The price of hotel rooms in New York City is skyrocketing as thousands of rooms are diverted to shelter asylum seekers and the crackdown on Airbnb eliminates that option for some visitors.
For the four weeks ending Nov. 4, the average daily rate in New York City reached $362.70, up sharply from $291.22 for the same period in 2019, according to STR, the leading source of hotel financial data. The city saw a record 66 million tourists in 2019.
Rates are likely to continue to increase in 2024, with the average rate for the year exceeding $300 a night for the first time, says Sean Hennessey, a longtime watcher of the city’s hotel scene who is now an associate professor at NYU’s Jonathan M. Tisch School of Hospitality. “The city is benefitting from the post-COVID travel rebound, rooms lost to sheltering asylum seekers and the near-elimination of short-term rentals,” he said.
With the crucial holiday season approaching, all signs point to New York meeting or exceeding the 63.3 million visitors forecast by the local tourism bureau NYC Tourism & Conventions. That figure would represent a 12% increase from last year.
In Battery Park City, the Conrad New York Downtown’s leisure travel is back to 2019 levels, says general manager Chintan Dadhich. He notes that because occupancy has rebounded, the hotel is able to expand its offering of amenities, which makes guests more willing to pay high rates. For the first weekend in December, a couple staying Friday and Saturday night are being offered rooms ranging from $762 to $982 per night.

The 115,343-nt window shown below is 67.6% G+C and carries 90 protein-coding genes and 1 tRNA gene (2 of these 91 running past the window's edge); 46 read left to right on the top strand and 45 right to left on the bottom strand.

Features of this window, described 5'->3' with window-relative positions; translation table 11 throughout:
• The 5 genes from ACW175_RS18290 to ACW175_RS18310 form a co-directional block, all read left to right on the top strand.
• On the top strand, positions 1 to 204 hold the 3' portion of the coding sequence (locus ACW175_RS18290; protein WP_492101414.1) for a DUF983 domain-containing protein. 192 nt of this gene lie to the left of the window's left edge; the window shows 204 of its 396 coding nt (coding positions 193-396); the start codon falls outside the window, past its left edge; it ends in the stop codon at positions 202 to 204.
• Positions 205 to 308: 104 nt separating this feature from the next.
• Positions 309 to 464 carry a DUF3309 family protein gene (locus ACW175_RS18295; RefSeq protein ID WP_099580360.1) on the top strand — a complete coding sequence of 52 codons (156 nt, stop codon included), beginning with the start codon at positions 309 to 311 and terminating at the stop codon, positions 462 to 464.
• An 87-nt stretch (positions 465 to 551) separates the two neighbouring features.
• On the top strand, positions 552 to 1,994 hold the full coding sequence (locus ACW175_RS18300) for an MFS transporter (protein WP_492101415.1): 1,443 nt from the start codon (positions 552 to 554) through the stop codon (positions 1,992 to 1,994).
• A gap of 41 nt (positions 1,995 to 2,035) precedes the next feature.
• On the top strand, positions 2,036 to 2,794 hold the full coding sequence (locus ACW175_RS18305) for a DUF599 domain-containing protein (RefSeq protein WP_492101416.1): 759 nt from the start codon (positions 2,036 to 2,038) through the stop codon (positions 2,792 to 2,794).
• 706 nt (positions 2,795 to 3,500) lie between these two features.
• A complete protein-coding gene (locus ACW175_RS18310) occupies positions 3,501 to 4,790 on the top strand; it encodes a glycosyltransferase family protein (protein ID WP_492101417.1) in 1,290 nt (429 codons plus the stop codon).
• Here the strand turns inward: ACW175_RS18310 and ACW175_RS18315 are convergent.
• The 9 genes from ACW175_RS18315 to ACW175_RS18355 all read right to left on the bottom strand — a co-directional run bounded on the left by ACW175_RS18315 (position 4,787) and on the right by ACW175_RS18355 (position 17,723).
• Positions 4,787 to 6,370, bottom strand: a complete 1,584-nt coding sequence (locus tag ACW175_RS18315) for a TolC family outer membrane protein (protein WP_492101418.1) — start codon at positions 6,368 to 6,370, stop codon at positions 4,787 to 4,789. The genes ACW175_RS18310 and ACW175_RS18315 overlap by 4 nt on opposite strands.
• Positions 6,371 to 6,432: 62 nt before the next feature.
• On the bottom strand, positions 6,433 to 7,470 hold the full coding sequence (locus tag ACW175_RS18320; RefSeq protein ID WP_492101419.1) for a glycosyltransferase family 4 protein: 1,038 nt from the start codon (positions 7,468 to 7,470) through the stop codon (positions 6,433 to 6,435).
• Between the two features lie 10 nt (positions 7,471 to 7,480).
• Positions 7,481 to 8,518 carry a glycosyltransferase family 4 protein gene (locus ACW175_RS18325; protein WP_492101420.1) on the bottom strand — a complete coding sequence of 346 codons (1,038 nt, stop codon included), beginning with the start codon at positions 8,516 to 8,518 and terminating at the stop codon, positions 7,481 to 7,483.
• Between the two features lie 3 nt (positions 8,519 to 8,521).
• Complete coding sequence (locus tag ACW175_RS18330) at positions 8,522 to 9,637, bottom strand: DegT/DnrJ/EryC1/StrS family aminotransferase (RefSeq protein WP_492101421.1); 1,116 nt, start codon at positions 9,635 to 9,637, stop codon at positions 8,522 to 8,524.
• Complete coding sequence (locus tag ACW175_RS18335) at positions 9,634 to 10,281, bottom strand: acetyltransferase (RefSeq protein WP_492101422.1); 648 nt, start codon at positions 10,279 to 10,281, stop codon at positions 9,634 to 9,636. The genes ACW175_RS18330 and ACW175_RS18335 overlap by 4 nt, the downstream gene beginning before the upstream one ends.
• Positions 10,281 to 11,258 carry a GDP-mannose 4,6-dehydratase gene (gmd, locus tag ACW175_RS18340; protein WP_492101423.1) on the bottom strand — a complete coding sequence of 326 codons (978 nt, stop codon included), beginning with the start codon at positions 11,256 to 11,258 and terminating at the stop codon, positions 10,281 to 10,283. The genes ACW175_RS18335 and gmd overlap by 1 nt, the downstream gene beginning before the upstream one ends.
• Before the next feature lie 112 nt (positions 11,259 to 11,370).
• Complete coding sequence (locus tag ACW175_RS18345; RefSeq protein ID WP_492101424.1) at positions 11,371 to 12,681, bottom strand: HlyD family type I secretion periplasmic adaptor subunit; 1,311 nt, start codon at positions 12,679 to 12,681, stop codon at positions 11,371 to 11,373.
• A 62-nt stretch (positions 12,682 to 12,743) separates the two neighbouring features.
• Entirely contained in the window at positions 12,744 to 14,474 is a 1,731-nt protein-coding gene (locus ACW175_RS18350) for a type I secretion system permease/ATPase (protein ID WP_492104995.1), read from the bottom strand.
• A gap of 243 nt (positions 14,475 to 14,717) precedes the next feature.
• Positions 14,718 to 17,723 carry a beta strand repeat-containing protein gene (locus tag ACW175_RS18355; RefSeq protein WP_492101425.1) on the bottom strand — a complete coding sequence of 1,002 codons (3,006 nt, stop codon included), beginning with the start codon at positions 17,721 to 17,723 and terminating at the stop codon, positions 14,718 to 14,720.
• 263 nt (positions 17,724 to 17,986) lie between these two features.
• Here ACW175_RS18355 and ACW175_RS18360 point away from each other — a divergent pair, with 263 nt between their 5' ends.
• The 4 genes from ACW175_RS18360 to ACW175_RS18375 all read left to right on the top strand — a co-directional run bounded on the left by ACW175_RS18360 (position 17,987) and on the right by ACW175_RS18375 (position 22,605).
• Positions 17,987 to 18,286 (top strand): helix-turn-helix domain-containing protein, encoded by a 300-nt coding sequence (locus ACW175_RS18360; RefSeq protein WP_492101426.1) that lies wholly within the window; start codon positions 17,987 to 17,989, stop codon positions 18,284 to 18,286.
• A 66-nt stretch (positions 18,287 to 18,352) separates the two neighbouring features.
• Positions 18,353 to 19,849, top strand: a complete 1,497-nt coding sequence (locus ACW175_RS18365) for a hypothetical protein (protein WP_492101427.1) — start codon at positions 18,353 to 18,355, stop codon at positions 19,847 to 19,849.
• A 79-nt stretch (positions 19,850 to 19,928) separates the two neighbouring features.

Meanwhile hotel industry experts estimate that some 10,000 hotel rooms are being used to house asylum seekers, which has boosted rates in two ways. One is simply statistical: By eliminating 10,000 lower-cost rooms, the average room rate is boosted. An even bigger factor is that the loss of lower-rate options allowed higher priced hotels to boost their rates, as a matter of supply and demand.
Airbnb says the new rules sharply limiting the ability of homeowners and renters to offer Airbnb rentals are clearly leading to higher rates. Even though the company is honoring reservations made before September, it notes that most Airbnb listings are made weeks not months in advance.
“Visitors to New York City have thousands of fewer rooms to stay right now, which is resulting in less choice and higher prices. The impact is likely to grow after December and especially during peak travel nights, such as on New Year’s Eve,” said Taylor Marr, housing Market economist at Airbnb.
The prospect for building new hotels to increase the number of rooms remains unclear. At the behest of the hotel workers union, Mayor Bill de Blasio pushed through a requirement that all new hotels must receive a special permit from the City Council. Experts say the Council is likely to approve hotels only if the developer agrees to recognize the union and since then only one new project has been proposed.
Rising hotel rates will help hotels, whose finances were battered during COVID, but long-term threatens to make New York City too expensive for some potential visitors. But the city’s attractions may be irresistible.
“Just think if we get a casino!” said Hennessey, only half facetiously. “With abundant marijuana shops around town, there’s hardly a whim we don’t cater to.”